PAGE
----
But a deeper look shows something else: the amp is down at 10Hz by only 1/2dB. This is important because it means that an octave higher the amp is perfectly flat. Ruler flat response within the audible band is critical for removing phase shift. Turns out the ear is very sensitive to phase shift and the way to keep the phase from shifting is to start any measurable roll off well below the limits of human hearing.

You see, most power amplifiers will have specs that are more like -3dB at 10Hz (-3dB is important because it’s believed that’s where the ear perceives a level change). Fine that the point we first perceive a level change is below the ear’s frequency limits but what’s not mentioned is the phase shift. To be -3dB at 10Hz means you’re 1/2dB down point is well up into the audible range of bass—and we get phase shift.

When phase shift happens in the audible frequency range it will convince the ear the bass sounds wimpy.

And one more point.

A monster amp like the M1200 not only has no phase shift in the audible bass regions, it also has the power and reserves to effortlessly deliver that phase free note without any change in character.

Measurements aren’t always clear and simple.

The story behind the measurements matter.

Asheville, Walnut Cove, Biltmore Forrest and Western North Carolina’s Audio and Home Theater specialists present Cane Creek AV and Paul McGowan – PS Audio, Intl.

Moving forward

When Stereophile Magazine awarded Stellar Phono its coveted Analog Product of the Year award we were, of course, ecstatic. What an honor.

That award got me thinking about the near-impossible job of a phono preamplifier: to amplify without noise a tiny signal 30,000 to 50,000 times smaller than what comes out of your preamplifier.

I remember from 40 years ago my struggles to design without noise PS Audio’s first moving coil preamplifier. It felt impossible. How does one add, without additional noise, 30dB of gain in front of an already high gain moving magnet phono stage? Everything I tried came with unacceptable levels of noise. I searched, I studied, I consulted with experts. At the time, the general consensus was it couldn’t be done and we should instead do what everyone else was doing: use a step up transformer.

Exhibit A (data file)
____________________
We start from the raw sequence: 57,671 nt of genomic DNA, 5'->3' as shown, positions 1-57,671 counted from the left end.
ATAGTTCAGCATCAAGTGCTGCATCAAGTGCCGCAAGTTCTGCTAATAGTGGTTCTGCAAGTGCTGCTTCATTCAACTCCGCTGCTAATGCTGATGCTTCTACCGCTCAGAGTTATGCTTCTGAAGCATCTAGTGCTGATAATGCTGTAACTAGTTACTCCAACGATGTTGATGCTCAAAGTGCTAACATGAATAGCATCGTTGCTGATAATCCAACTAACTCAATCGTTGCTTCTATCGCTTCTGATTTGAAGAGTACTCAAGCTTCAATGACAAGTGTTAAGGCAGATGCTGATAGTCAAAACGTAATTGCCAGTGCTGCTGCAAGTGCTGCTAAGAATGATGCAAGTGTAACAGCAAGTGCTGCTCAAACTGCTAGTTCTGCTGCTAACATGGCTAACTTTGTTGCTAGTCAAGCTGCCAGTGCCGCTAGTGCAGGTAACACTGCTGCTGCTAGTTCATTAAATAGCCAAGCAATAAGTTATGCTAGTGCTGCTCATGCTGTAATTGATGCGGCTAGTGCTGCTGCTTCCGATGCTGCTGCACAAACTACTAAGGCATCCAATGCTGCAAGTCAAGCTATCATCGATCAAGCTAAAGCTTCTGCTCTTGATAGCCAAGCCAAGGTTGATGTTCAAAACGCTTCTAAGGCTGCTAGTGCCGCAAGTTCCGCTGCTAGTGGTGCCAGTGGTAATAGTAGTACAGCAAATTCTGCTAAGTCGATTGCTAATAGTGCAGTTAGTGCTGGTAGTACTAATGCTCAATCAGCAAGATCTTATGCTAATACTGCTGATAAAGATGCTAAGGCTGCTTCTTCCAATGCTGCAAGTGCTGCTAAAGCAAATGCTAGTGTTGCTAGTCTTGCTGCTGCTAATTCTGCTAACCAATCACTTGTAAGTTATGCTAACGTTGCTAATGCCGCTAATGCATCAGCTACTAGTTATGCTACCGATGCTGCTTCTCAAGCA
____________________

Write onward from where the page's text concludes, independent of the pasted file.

I own up to being a stubborn mule. Dammit! I was going to figure out an active solution and so I continued to slug it out with various schemes. Finally, after a year of constant failure, I succeeded. Low impedances and a single common base BJT amplifier were the answer.

One of the industry’s very first active moving coil amplifiers, the PS Audio MCA, was born.

That was four decades ago. Today, innovative bright young engineers like Darren Myers are blazing trails I couldn’t have imagined.

Progress. Breaking new ground. Moving forward. It’s what gets me up in the morning.

Asheville, Walnut Cove, Biltmore Forrest and Western North Carolina’s Audio and Home Theater specialists present Cane Creek AV and Paul McGowan – PS Audio, Intl.

Good for PS Audio!!

Analog product of the year

“Wow!” That’s about all I could say when I learned PS Audio’s Stellar Phono Preamplifier had been named by the editors at Stereophile Magazine as their Analog Product of the year.

“Wow!”

Congratulations to the entire PS Audio engineering team who worked hard to build this beauty. And a special shout out to the product’s principal architect, PS Audio’s own Darren Myers.

That an offering from our most affordable product line, Stellar, was chosen as the best analog product of the year from a crowded field of mega thousand dollar competitors makes this award even more startling.

Thanks to our HiFi Family for your support of this fine product. Also, thank you to reviewer Michael Fremer who was first to review the Stellar Phono and the editors of Stereophile Magazine.